How the A.I. stacks up to modern A.I.: The replicants in Blade Runner were man-made men (and women). From their appearance to the fact that they implanted human-esque memories in the machines told a story about how dangerous it can be when people try to play God. So, while it makes for great cinema, the replicants being indistinguishable from their human counterparts is questionable. There hasn’t been any technology developed to make machines more human, they have to be told to try to do things the way humans do in order to learn as humans do, making the whole premise impossible to implement with today’s limited A.I. technology. However, Google’s most recent new development, called Google Duplex, will allow Google Assistant to make phone calls for you. For example, if you ask Google Assistant to make a haircut appointment for you, it will call your salon, as if it were a person, and negotiate a time to fit your schedule. The results are both really cool, and a little creepy, but in the end, if Duplex can save you a few minutes here or there and not make business think they are getting fake auto calls, we’re all for it.

WarGames (1983)
Directed by: John Badham.
Written by: Lawrence Lasker, Walter F. Parkes.
Starring: Matthew Broderick, Ally Sheedy, John Wood, Dabney Coleman.
Summary: David, a hacker a decade before hacking became commonplace, breaks into NORAD and programs the WOPR, a military strategy computer, to play out war games until it has launch codes and launches hydrogen-bomb-tipped missiles at the Soviet Union. After finding the key to disarm the missiles, David and his friend Jennifer (Sheedy) track down the system’s creator to help keep the U.S. from launching Global Thermonuclear war.
How the A.I. stacks up to modern A.I.: WarGames examines the nature of a machine learning computer and how its role could be critical for the sustainability of the human race. The answer, as hokey as it is, to keeping the WOPR (also called Joshua after the developer’s dead son) from launching missiles is Tic-Tac-Toe. The WOPR learns that nuclear war and tic-tac-toe are pointless. That is the kind of fundamental application that modern A.I. could work out, and while we don’t suppose the U.S. military is looking to integrate A.I. to our national missile defense, the A.I. of WarGames was a pretty good representation of how A.I. could learn what are typically very human lessons.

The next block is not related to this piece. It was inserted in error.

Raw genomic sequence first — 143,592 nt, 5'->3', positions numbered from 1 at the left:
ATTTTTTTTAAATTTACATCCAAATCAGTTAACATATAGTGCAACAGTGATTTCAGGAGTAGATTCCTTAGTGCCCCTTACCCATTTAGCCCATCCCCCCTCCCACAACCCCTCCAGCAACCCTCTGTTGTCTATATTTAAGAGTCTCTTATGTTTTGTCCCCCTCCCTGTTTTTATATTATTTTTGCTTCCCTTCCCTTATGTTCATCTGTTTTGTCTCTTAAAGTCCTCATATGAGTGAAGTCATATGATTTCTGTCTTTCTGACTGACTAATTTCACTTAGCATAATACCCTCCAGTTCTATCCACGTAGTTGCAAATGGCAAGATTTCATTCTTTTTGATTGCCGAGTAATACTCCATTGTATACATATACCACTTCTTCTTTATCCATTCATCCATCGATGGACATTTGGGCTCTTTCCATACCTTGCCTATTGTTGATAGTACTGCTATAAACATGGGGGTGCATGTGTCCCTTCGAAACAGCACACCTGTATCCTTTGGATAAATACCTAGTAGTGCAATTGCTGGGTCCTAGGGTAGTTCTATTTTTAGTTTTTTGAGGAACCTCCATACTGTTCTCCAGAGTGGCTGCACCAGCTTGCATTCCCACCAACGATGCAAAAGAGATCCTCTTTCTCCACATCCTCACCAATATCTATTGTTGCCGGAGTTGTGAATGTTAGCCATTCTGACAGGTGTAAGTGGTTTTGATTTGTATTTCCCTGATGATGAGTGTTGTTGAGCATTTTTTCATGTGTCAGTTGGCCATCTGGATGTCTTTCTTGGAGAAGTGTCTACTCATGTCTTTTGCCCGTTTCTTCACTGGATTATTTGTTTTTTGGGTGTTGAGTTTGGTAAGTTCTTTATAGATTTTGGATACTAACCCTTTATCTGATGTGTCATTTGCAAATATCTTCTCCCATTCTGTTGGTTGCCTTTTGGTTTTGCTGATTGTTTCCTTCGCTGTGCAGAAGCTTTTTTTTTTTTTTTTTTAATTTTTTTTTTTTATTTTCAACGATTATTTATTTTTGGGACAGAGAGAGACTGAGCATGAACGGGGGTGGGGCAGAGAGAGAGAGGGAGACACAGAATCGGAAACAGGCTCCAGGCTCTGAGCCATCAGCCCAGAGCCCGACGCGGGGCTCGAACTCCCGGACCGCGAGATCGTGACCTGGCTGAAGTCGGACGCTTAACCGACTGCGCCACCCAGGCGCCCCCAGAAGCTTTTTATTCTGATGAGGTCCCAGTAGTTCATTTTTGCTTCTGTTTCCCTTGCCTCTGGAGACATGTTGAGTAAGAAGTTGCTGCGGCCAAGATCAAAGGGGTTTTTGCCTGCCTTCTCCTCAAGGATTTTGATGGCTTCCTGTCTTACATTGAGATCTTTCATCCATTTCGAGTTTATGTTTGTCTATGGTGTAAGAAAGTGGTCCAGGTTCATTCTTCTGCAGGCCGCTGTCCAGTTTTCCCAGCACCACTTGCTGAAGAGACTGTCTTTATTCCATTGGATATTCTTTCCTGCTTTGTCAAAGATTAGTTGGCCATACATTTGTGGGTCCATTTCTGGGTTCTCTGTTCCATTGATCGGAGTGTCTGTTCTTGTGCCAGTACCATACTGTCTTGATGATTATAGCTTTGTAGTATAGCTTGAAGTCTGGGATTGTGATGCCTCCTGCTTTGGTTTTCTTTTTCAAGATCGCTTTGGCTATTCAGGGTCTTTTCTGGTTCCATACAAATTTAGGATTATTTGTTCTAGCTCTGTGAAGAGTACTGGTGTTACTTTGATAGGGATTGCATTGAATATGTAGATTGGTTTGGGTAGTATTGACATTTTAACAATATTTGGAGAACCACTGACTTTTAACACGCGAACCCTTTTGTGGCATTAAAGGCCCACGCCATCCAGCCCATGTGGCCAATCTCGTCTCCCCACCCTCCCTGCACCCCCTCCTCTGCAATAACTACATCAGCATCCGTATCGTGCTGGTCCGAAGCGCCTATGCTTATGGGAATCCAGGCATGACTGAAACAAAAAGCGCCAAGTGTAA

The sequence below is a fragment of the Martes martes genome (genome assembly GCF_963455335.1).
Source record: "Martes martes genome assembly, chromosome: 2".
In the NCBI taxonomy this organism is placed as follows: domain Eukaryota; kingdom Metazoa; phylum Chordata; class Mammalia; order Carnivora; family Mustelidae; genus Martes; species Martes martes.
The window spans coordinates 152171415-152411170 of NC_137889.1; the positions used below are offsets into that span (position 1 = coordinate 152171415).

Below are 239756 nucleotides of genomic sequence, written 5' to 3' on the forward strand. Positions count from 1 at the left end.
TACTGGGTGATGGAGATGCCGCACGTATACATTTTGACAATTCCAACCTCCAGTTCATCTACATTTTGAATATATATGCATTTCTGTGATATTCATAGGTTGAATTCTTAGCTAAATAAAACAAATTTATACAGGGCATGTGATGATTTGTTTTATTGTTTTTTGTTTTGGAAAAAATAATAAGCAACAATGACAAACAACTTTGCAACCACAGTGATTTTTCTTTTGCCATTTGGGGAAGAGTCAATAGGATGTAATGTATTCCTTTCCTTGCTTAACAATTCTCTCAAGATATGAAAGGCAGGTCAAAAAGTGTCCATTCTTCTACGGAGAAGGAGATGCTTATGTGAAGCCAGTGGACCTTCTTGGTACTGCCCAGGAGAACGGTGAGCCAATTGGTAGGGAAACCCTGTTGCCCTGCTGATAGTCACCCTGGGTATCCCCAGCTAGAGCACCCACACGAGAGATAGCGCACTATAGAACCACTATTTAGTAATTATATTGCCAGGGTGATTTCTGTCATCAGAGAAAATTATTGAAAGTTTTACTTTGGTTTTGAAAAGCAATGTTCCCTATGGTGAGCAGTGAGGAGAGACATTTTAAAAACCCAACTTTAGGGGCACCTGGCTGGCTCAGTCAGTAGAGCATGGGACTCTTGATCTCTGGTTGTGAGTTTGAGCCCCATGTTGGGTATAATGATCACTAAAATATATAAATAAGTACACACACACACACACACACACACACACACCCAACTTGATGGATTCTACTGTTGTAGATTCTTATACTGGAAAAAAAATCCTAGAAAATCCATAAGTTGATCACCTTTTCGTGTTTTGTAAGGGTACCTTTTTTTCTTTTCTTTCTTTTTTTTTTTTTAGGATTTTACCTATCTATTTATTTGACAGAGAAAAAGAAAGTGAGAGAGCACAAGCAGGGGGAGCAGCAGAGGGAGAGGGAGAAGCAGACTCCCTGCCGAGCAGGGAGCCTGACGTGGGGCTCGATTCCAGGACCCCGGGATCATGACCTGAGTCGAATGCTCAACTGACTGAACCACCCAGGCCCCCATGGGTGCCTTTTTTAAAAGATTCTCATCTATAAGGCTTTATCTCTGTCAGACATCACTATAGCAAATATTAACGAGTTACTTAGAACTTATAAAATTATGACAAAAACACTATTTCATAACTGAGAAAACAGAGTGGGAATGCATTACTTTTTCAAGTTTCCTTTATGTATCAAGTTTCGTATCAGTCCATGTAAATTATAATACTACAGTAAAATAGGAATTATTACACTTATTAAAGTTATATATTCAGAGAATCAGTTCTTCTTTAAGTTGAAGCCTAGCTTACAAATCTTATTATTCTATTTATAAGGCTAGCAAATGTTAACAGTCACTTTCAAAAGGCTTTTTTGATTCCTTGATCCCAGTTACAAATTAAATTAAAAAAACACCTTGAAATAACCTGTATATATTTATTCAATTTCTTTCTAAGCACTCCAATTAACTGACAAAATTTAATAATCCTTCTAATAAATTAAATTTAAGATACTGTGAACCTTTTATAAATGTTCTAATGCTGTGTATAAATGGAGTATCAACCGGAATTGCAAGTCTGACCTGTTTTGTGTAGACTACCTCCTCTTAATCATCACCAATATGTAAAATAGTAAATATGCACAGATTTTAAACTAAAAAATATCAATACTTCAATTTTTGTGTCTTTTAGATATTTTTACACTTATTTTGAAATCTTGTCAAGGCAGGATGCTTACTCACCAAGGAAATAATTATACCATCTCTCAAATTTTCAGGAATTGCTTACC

Her (2013)
Directed by: Spike Jonze.
Written by: Spike Jonze.
Starring: Joaquin Phoenix, Amy Adams, Scarlett Johansson, Rooney Mara, Olivia Wilde.
Summary: Set in the very near future, recently divorced writer, Theodore Twombly (Phoenix) purchases a companion bot named Samantha (Johansson). She is an A.I. assistant but is exactly what Twombly needs and ends up falling in love with it. As their relationship develops, he becomes happier, then stagnates and is forced to break it off when Samantha describes how she can be in love with thousands of people simultaneously. How the A.I. stacks up to modern A.I.: The movie Her provides a fair amount of foresight to where the virtual assistant program is going. If you spend any time thinking about the future of technology it becomes evident that the more engaged you can get with your virtual assistant, the better it will work for you. Samantha has a superior understanding of language, fluidity to “her” voice, reasoning, planning, and most importantly for our purposes, obvious learning capabilities. The fluctuations in its emotional state don’t do the representation of the A.I. justice, but all-in-all Her is an interesting character study about how artificial intelligence could be designed to treat humans down the road.

Ex Machina (2014)
Directed by: Alex Garland.
Written by: Alex Garland.
Starring: Domhnall Gleeson, Oscar Isaac, Alicia Vikander.
Summary: A billionaire, Nathan Bateman (Isaac), fixes a contest to get one of his employees, Caleb (Gleeson) to come to his remote laboratory to take part in a Turing test of a new A.I. that he’s developed. The A.I. is kept in a humanoid android named Ava (Vikander). When she convinces Caleb she is being tortured, and he finds out Bateman’s dirty little secret, he tries to help Ava bust out, only to be duped and left for dead after Ava kills Nathan. She escapes alone on a helicopter.
How the A.I. stacks up to modern A.I.: First, I’ll say that this is one of the coolest of the A.I.-based movies because there is a sense of mystery, much like that inherent with A.I. The solitary genius theory is one of the most used when it comes to A.I. movies (or monster movies) and while the A.I. itself showed well, there is no way that a single person, even one with unlimited resources, could create a functioning A.I. automaton. As far as the deep learning capabilities, the Ava android is what we both aspire to and hope to avoid--which is kind of a good metaphor for the discipline as a whole.

There are dozens of movies with artificially intelligent characters. With people building new A.I.’s every day, the way they are used in reality remains to be seen. In movies, however, they will continue to astound and thrill. Here are some other titles that feature A.I.:

  • Star Wars
  • Short Circuit
  • Alien
  • Terminator 2: Judgement Day
  • The Matrix
  • Bicentennial Man
  • I, Robot
  • Iron Man
  • Transcendence

Do you have a favorite A.I.-fueled film or television show? Are you of the opinion that the A.I. systems we can interact with are close? Are they necessary? Leave your thoughts in the comments below.